Legendary fund manager Li Lu (who Charlie Munger backed) once said, ‘The biggest investment risk is not the volatility of prices, but whether you will suffer a permanent loss of capital.’ So it might be obvious that you need to consider debt, when you think about how risky any given stock is, because too much debt can sink a company. We note that Torpol S.A. (WSE:TOR) does have debt on its balance sheet. But should shareholders be worried about its use of debt?
When Is Debt A Problem?
Debt is a tool to help businesses grow, but if a business is incapable of paying off its lenders, then it exists at their mercy. Part and parcel of capitalism is the process of ‘creative destruction’ where failed businesses are mercilessly liquidated by their bankers. However, a more frequent (but still costly) occurrence is where a company must issue shares at bargain-basement prices, permanently diluting shareholders, just to shore up its balance sheet. Having said that, the most common situation is where a company manages its debt reasonably well – and to its own advantage. The first thing to do when considering how much debt a business uses is to look at its cash and debt together.
How Much Debt Does Torpol Carry?
You can click the graphic below for the historical numbers, but it shows that Torpol had zł63.9m of debt in March 2021, down from zł69.4m, one year before. However, its balance sheet shows it holds zł476.3m in cash, so it actually has zł412.5m net cash.
How Healthy Is Torpol’s Balance Sheet?
We can see from the most recent balance sheet that Torpol had liabilities of zł681.9m falling due within a year, and liabilities of zł85.7m due beyond that. On the other hand, it had cash of zł476.3m and zł256.9m worth of receivables due within a year. So it has liabilities totalling zł34.4m more than its cash and near-term receivables, combined.
Since publicly traded Torpol shares are worth a total of zł357.9m, it seems unlikely that this level of liabilities would be a major threat. But there are sufficient liabilities that we would certainly recommend shareholders continue to monitor the balance sheet, going forward. Despite its noteworthy liabilities, Torpol boasts net cash, so it’s fair to say it does not have a heavy debt load!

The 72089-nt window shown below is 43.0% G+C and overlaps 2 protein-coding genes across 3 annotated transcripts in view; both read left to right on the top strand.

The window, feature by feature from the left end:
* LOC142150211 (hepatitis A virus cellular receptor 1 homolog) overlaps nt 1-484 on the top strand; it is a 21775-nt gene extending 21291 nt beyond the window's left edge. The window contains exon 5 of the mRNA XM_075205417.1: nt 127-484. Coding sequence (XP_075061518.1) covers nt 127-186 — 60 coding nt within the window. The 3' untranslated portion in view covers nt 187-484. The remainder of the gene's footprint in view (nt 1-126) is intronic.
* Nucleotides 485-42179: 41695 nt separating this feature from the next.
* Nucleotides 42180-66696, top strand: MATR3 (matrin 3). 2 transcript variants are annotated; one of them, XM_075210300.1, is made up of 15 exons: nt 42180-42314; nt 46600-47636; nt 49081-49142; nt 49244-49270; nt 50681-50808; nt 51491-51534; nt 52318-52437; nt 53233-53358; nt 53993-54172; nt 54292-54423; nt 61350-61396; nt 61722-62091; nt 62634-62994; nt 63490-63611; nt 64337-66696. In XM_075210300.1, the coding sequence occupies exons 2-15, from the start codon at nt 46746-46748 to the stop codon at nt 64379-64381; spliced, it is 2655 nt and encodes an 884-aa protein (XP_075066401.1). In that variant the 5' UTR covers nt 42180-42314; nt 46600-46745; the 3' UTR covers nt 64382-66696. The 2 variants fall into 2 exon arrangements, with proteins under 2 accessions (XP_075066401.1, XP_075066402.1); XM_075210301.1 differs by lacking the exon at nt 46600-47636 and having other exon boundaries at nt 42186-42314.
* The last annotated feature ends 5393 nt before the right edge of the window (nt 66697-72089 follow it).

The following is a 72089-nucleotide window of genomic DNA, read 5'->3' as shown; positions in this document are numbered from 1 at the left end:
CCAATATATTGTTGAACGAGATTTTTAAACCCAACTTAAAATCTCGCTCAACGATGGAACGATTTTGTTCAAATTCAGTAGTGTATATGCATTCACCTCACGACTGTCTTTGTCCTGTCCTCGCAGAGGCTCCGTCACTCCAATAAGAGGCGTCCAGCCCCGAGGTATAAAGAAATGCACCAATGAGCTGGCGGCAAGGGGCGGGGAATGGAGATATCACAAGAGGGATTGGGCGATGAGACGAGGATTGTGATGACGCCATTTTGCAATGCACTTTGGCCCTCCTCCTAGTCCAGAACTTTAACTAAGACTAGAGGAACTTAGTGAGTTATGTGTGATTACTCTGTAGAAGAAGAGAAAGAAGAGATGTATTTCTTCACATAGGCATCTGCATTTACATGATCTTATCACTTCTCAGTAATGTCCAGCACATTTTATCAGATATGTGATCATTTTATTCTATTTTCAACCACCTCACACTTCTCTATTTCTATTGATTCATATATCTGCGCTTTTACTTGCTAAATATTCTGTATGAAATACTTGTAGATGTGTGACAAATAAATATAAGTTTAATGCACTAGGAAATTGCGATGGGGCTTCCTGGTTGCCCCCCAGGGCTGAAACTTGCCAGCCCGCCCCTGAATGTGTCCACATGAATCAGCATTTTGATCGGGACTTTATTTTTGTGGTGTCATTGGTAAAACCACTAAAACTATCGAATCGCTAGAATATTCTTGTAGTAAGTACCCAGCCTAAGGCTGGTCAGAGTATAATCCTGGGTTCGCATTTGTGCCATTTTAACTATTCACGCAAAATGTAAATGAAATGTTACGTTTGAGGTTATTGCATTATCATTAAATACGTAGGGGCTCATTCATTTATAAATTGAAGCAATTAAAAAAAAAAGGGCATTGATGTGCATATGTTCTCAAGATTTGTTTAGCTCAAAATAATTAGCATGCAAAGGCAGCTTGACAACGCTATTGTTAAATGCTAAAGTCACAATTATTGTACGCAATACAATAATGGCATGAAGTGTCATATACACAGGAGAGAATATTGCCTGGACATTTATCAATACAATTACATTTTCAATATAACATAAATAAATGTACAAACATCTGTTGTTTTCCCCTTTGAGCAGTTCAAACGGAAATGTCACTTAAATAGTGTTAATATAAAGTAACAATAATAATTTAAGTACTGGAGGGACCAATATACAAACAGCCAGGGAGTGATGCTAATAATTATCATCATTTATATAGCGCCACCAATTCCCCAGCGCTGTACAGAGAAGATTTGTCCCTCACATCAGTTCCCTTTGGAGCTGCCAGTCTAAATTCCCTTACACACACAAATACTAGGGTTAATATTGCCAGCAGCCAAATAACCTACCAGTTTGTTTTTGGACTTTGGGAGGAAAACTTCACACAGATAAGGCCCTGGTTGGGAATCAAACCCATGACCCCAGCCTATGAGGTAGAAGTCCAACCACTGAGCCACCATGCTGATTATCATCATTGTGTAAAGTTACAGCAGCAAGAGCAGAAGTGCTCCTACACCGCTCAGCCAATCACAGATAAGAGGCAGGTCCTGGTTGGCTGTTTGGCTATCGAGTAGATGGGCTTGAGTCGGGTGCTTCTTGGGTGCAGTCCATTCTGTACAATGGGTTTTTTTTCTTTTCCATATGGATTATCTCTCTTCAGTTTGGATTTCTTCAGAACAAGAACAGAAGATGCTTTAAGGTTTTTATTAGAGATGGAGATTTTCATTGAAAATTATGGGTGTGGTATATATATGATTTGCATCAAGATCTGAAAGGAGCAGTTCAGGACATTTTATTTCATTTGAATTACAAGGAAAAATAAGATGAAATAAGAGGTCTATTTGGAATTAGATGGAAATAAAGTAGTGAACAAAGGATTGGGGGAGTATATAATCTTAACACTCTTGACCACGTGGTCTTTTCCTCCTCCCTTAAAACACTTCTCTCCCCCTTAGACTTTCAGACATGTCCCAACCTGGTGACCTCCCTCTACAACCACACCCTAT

On top of that, Torpol grew its EBIT by 34% over the last twelve months, and that growth will make it easier to handle its debt. The balance sheet is clearly the area to focus on when you are analysing debt. But it is future earnings, more than anything, that will determine Torpol’s ability to maintain a healthy balance sheet going forward. So if you’re focused on the future you can check out this free report showing analyst profit forecasts.
Finally, while the tax-man may adore accounting profits, lenders only accept cold hard cash. While Torpol has net cash on its balance sheet, it’s still worth taking a look at its ability to convert earnings before interest and tax (EBIT) to free cash flow, to help us understand how quickly it is building (or eroding) that cash balance. Happily for any shareholders, Torpol actually produced more free cash flow than EBIT over the last three years. That sort of strong cash generation warms our hearts like a puppy in a bumblebee suit.
We could understand if investors are concerned about Torpol’s liabilities, but we can be reassured by the fact it has has net cash of zł412.5m. The cherry on top was that in converted 276% of that EBIT to free cash flow, bringing in zł235m. So is Torpol’s debt a risk? It doesn’t seem so to us. When analysing debt levels, the balance sheet is the obvious place to start. However, not all investment risk resides within the balance sheet – far from it. We’ve identified 3 warning signs with Torpol (at least 1 which is significant) , and understanding them should be part of your investment process.
Of course, if you’re the type of investor who prefers buying stocks without the burden of debt, then don’t hesitate to discover our exclusive list of net cash growth stocks, today.
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This article by Simply Wall St is general in nature. It does not constitute a recommendation to buy or sell any stock, and does not take account of your objectives, or your financial situation. We aim to bring you long-term focused analysis driven by fundamental data. Note that our analysis may not factor in the latest price-sensitive company announcements or qualitative material. Simply Wall St has no position in any stocks mentioned.
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Read More:Is Torpol (WSE:TOR) A Risky Investment?